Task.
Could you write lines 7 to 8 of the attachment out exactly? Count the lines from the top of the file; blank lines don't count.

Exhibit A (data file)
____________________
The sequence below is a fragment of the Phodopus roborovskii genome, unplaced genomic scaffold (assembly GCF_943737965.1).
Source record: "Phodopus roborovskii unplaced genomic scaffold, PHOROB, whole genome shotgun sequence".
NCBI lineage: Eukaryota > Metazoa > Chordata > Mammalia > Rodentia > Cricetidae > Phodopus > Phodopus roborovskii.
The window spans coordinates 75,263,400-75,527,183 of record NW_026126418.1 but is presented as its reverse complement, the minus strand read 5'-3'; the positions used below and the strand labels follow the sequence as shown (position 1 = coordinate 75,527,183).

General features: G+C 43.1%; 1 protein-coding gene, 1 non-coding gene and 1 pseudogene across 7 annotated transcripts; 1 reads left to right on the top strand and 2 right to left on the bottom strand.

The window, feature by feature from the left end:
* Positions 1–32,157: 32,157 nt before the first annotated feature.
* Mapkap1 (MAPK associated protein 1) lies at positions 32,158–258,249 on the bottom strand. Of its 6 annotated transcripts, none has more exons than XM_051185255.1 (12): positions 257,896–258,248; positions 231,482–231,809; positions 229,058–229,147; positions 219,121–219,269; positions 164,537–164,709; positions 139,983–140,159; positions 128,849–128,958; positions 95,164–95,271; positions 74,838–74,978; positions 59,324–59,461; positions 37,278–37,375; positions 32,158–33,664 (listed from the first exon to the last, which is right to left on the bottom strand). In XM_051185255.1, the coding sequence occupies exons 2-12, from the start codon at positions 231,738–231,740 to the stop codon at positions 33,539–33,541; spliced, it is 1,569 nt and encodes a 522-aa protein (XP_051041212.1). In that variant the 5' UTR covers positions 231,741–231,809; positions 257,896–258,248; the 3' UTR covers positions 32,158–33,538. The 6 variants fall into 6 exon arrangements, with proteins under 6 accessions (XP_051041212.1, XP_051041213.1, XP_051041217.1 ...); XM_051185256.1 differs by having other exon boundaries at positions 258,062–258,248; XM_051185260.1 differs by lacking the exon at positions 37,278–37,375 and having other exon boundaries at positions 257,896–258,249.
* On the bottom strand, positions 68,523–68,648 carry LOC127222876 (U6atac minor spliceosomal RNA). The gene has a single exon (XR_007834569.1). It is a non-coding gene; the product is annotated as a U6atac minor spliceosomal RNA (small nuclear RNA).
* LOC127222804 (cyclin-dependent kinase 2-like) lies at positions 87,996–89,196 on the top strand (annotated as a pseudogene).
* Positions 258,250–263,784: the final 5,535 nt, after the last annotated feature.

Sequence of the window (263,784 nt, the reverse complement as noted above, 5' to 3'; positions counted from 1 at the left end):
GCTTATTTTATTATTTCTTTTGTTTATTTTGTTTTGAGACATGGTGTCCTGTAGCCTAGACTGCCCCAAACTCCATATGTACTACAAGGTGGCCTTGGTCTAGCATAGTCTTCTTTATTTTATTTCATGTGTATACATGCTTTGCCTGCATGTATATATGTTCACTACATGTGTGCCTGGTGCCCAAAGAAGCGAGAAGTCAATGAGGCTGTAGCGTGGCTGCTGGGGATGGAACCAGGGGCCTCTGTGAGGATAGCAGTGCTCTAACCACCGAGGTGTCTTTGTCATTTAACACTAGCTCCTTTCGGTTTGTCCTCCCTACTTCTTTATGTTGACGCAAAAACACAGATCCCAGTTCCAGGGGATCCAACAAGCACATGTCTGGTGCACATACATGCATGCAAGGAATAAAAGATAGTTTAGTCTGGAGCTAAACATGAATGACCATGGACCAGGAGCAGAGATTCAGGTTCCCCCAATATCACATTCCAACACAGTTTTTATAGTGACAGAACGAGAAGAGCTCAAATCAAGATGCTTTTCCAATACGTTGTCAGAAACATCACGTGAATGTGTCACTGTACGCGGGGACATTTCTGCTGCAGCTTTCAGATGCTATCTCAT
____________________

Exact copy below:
* Positions 1–32,157: 32,157 nt before the first annotated feature.
* Mapkap1 (MAPK associated protein 1) lies at positions 32,158–258,249 on the bottom strand. Of its 6 annotated transcripts, none has more exons than XM_051185255.1 (12): positions 257,896–258,248; positions 231,482–231,809; positions 229,058–229,147; positions 219,121–219,269; positions 164,537–164,709; positions 139,983–140,159; positions 128,849–128,958; positions 95,164–95,271; positions 74,838–74,978; positions 59,324–59,461; positions 37,278–37,375; positions 32,158–33,664 (listed from the first exon to the last, which is right to left on the bottom strand). In XM_051185255.1, the coding sequence occupies exons 2-12, from the start codon at positions 231,738–231,740 to the stop codon at positions 33,539–33,541; spliced, it is 1,569 nt and encodes a 522-aa protein (XP_051041212.1). In that variant the 5' UTR covers positions 231,741–231,809; positions 257,896–258,248; the 3' UTR covers positions 32,158–33,538. The 6 variants fall into 6 exon arrangements, with proteins under 6 accessions (XP_051041212.1, XP_051041213.1, XP_051041217.1 ...); XM_051185256.1 differs by having other exon boundaries at positions 258,062–258,248; XM_051185260.1 differs by lacking the exon at positions 37,278–37,375 and having other exon boundaries at positions 257,896–258,249.